Hamilton’s Randle Reef Project Wins Brownfield Remediation Award – Hamilton | The Canadian News

The Randle Reef project has received a 2021 Brownie Award.

The $ 139 million project has been recognized for its excellence in remediation and remodeling, during an annual ceremony held by the Canadian Network of Brownfields (CBN), a non-profit environmental organization.

“The award was received earlier this week by our provincial partners,” Craig Murdoch, Hamilton’s Acting General Manager of Public Works, revealed during a capital budget meeting of Hamilton City Councilors on Friday morning. “This is for a significant improvement in the quality of the water or the environment.”

The Randle Reef project involves the dredging, containment and plugging of 695,000 cubic meters of contaminated sediment within the Port of Hamilton.

Read more:

Dredging to begin this summer at Randle Reef

The CBN honors him as a “successful partnership” to bring economic and ecological regeneration to cleanliness.

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The provincial and federal governments, the cities of Hamilton and Burlington, the Halton region, the Hamilton Oshawa Port Authority, and Stelco have contributed to the $ 138.9 million cost of remediation of the 60-hectare site, which was created through from a legacy of industrial processes dating back to the 19th century.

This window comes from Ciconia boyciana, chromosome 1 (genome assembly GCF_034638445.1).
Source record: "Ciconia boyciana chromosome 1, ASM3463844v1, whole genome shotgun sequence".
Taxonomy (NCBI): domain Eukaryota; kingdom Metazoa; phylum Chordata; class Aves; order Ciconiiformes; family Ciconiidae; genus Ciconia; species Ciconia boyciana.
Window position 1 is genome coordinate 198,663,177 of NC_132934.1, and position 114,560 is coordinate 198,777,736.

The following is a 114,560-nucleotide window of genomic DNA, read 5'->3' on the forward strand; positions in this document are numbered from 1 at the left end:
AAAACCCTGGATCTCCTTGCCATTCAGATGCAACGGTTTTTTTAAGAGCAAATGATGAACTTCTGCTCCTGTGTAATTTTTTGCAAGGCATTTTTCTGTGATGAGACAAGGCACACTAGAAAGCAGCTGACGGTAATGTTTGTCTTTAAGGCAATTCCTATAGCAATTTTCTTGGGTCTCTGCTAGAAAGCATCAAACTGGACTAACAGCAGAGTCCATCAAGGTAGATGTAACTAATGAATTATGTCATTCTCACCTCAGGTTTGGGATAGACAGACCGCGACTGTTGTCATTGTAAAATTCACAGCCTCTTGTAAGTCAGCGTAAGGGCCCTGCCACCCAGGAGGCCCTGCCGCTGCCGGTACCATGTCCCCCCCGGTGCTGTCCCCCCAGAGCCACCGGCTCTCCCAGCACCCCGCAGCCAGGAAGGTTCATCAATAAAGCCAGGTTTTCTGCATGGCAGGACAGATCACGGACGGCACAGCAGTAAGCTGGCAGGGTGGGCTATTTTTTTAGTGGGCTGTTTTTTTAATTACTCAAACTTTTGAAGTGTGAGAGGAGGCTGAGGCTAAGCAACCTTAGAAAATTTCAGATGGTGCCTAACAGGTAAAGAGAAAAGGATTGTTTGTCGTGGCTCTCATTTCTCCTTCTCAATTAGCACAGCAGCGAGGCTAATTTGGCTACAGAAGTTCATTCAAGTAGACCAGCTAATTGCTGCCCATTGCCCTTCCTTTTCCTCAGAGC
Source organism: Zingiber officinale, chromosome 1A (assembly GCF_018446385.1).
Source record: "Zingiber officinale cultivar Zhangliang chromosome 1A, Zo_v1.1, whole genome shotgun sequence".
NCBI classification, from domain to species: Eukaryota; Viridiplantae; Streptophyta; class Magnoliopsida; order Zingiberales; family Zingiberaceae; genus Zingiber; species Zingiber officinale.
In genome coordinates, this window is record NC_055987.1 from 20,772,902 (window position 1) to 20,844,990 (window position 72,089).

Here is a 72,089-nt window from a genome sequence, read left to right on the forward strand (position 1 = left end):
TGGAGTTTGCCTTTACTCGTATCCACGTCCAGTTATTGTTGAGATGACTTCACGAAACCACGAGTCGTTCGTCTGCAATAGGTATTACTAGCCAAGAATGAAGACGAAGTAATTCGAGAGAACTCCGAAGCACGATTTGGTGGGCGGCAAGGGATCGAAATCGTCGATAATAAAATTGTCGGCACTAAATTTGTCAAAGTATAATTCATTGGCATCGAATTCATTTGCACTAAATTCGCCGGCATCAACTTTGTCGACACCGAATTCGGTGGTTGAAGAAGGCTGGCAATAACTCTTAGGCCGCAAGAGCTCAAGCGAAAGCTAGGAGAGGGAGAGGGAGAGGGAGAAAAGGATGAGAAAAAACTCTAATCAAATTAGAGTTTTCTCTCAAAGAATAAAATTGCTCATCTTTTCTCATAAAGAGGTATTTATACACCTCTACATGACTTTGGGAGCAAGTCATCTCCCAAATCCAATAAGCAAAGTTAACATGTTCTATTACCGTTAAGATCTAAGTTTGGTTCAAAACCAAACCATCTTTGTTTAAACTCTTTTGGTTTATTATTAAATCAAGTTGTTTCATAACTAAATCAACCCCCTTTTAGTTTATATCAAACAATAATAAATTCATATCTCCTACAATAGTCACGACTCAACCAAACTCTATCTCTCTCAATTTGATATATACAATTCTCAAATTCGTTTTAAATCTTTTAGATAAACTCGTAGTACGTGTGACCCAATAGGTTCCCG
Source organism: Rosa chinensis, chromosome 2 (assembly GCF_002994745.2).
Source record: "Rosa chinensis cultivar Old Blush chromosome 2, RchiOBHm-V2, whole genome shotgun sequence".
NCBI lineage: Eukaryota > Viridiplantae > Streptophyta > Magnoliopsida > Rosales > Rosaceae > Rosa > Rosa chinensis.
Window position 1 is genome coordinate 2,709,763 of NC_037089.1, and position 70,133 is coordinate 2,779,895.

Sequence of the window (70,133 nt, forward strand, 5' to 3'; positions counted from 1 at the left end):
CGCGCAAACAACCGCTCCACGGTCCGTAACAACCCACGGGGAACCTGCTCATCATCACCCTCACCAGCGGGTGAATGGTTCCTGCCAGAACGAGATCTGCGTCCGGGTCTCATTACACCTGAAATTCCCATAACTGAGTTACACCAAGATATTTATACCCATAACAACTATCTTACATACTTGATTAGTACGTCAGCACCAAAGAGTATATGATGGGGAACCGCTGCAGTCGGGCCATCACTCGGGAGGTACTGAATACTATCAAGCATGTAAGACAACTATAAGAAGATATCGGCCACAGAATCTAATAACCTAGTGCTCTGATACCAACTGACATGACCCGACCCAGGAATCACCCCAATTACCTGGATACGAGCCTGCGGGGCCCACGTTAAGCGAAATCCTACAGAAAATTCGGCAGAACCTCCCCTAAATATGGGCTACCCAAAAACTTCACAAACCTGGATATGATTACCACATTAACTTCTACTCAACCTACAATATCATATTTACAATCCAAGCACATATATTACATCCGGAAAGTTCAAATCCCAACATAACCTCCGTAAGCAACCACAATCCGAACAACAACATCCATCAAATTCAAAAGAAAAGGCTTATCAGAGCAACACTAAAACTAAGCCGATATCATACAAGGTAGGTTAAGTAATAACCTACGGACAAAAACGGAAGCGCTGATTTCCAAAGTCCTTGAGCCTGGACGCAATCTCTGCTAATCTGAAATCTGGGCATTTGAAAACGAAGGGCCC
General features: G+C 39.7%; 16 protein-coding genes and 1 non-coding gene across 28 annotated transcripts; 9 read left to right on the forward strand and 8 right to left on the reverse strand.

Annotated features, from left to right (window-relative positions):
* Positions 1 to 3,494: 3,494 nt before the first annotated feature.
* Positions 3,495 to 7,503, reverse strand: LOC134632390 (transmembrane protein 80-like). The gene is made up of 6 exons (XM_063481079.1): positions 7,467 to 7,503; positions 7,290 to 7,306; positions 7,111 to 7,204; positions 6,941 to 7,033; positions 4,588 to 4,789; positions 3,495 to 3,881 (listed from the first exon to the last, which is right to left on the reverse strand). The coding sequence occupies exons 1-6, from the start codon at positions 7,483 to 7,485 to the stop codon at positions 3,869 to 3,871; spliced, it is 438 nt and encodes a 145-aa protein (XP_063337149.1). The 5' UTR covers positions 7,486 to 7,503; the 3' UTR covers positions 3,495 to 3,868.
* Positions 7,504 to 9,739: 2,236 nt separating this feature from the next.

The Port of Hamilton was identified as an Area of ​​Concern under the Great Lakes Water Quality Agreement between Canada and the United States in 1985, due to significant deterioration in water quality and loss of fish and wildlife habitat. .

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Hamilton Harbor beaches are banned for swimming due to blue-green algae

Ward 5 Coun. Russ Powers, who represented Dundas on the council and served as a Liberal MP when the project was first conceived in the early 2000s, says that “this will go a long way toward minimizing our recognition as a hot spot or, finally, remove it from that international list. “

Stage 1 of the Randle Reef project, which involved the construction of an engineered containment facility (ECF) known as the “steel box,” was completed in 2017.

Stage 2, which began in 2018 and was completed in March 2021, involved dredging the contaminated sediment into the 6.2-hectare box.

Stage 3, which involves limiting the ECF, will begin in the spring of 2022.

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